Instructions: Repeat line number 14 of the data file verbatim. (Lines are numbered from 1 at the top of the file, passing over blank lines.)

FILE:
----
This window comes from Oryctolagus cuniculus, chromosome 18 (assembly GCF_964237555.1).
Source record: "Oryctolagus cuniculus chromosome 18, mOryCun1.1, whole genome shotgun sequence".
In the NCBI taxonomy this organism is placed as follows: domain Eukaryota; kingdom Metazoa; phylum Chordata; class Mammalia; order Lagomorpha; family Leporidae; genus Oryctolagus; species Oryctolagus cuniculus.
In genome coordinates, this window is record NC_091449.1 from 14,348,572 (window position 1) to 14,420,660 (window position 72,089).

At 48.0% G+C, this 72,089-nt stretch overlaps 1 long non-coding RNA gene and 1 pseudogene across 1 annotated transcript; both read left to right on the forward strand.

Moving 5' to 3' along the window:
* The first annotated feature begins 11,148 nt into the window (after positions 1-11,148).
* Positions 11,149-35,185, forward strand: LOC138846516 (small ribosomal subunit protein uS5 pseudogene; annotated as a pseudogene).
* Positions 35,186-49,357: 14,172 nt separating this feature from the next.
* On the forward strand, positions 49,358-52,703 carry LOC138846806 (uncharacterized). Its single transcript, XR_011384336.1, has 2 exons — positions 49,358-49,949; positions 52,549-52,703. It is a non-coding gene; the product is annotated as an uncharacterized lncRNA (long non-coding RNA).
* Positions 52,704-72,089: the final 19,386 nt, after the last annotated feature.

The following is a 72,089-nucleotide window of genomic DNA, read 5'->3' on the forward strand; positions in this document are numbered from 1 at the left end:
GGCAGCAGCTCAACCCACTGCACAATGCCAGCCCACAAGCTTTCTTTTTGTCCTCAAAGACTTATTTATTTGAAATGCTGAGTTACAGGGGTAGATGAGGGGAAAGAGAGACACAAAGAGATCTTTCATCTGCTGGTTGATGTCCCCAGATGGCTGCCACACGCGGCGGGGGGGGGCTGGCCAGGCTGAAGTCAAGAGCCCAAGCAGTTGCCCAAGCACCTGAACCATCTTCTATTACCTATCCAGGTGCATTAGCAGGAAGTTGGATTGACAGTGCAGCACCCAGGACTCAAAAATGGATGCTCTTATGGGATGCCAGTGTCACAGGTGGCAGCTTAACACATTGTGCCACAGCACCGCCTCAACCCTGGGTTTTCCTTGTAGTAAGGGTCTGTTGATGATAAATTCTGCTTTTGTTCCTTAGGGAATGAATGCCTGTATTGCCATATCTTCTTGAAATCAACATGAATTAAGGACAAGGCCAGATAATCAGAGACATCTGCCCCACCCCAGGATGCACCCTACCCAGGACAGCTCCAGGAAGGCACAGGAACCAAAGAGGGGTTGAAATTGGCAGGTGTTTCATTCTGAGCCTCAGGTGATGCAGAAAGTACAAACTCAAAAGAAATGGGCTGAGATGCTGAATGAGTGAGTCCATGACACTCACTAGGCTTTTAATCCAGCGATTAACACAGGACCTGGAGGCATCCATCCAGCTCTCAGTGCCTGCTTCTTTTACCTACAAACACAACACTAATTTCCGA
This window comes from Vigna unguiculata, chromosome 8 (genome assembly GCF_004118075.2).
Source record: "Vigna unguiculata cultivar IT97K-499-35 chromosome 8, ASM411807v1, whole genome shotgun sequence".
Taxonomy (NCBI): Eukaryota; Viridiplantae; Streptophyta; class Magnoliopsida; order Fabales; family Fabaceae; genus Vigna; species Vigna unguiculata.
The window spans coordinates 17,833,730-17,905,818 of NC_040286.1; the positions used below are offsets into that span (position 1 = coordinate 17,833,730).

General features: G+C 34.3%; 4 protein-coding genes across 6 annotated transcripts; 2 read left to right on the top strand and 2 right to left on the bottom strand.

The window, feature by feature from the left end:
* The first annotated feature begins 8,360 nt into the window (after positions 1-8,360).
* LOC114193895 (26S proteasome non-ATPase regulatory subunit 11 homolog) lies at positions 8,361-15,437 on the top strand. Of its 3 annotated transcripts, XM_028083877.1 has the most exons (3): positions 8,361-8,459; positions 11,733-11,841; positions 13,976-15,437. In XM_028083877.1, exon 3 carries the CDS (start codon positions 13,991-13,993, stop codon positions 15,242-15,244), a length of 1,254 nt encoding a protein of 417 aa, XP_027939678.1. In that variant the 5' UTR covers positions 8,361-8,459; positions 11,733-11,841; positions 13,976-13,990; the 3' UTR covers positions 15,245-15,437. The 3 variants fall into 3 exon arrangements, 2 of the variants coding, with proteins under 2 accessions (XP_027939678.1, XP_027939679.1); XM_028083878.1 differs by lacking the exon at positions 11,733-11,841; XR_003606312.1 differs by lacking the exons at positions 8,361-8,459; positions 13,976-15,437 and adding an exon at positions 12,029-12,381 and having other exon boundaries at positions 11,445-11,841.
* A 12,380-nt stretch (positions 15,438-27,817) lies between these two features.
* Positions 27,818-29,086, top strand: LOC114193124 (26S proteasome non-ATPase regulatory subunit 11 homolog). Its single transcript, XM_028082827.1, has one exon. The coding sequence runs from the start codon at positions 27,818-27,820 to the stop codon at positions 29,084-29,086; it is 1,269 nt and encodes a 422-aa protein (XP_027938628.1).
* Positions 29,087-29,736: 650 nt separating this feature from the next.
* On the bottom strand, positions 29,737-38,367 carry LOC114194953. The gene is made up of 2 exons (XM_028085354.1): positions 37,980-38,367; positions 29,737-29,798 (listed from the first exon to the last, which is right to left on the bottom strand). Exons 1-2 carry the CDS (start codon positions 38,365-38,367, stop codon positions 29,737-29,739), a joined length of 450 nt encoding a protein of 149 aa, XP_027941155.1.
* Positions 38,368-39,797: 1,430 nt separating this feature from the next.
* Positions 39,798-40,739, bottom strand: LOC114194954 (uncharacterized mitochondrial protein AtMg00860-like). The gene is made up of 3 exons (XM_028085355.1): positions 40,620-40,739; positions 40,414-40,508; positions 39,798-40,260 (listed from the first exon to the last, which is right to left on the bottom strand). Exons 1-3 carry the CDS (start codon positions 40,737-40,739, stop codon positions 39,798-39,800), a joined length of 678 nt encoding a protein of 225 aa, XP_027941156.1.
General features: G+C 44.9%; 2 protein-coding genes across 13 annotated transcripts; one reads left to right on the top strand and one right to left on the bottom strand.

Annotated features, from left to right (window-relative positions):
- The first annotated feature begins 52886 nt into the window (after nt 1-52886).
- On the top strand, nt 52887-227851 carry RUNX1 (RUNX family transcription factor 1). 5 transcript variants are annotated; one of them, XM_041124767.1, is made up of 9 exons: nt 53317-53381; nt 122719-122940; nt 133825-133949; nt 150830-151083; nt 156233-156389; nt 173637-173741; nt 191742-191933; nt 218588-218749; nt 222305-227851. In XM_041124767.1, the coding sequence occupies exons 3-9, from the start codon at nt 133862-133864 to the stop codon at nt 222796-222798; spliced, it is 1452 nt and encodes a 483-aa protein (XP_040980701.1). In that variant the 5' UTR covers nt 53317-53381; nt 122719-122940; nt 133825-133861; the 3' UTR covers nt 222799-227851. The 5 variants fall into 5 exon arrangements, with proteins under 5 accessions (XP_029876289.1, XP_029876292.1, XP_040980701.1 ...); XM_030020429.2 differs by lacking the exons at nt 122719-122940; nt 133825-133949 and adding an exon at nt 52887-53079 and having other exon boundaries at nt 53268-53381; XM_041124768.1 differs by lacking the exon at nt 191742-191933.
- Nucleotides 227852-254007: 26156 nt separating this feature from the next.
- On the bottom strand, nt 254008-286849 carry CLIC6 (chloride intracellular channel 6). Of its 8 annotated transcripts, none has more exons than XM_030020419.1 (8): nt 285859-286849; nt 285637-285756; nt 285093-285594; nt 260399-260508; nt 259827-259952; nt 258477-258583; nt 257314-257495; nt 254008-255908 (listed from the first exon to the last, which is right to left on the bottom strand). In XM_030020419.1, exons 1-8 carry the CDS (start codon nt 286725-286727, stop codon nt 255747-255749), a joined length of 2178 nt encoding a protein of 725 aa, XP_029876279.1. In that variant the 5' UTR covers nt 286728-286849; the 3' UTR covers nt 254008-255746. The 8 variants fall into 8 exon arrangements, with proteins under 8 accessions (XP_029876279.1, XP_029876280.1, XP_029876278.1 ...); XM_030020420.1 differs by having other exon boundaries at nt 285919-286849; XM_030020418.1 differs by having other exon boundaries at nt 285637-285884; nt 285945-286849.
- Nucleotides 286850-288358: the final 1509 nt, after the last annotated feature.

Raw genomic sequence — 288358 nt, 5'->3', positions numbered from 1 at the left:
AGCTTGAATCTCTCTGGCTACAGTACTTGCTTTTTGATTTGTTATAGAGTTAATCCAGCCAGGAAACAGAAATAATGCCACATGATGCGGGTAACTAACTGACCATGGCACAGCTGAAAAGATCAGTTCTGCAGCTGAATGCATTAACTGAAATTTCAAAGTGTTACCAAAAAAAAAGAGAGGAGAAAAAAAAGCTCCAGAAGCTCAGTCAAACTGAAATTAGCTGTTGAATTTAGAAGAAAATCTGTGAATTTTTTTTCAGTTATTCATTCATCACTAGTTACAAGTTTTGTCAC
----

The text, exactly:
This window comes from Vigna unguiculata, chromosome 8 (genome assembly GCF_004118075.2).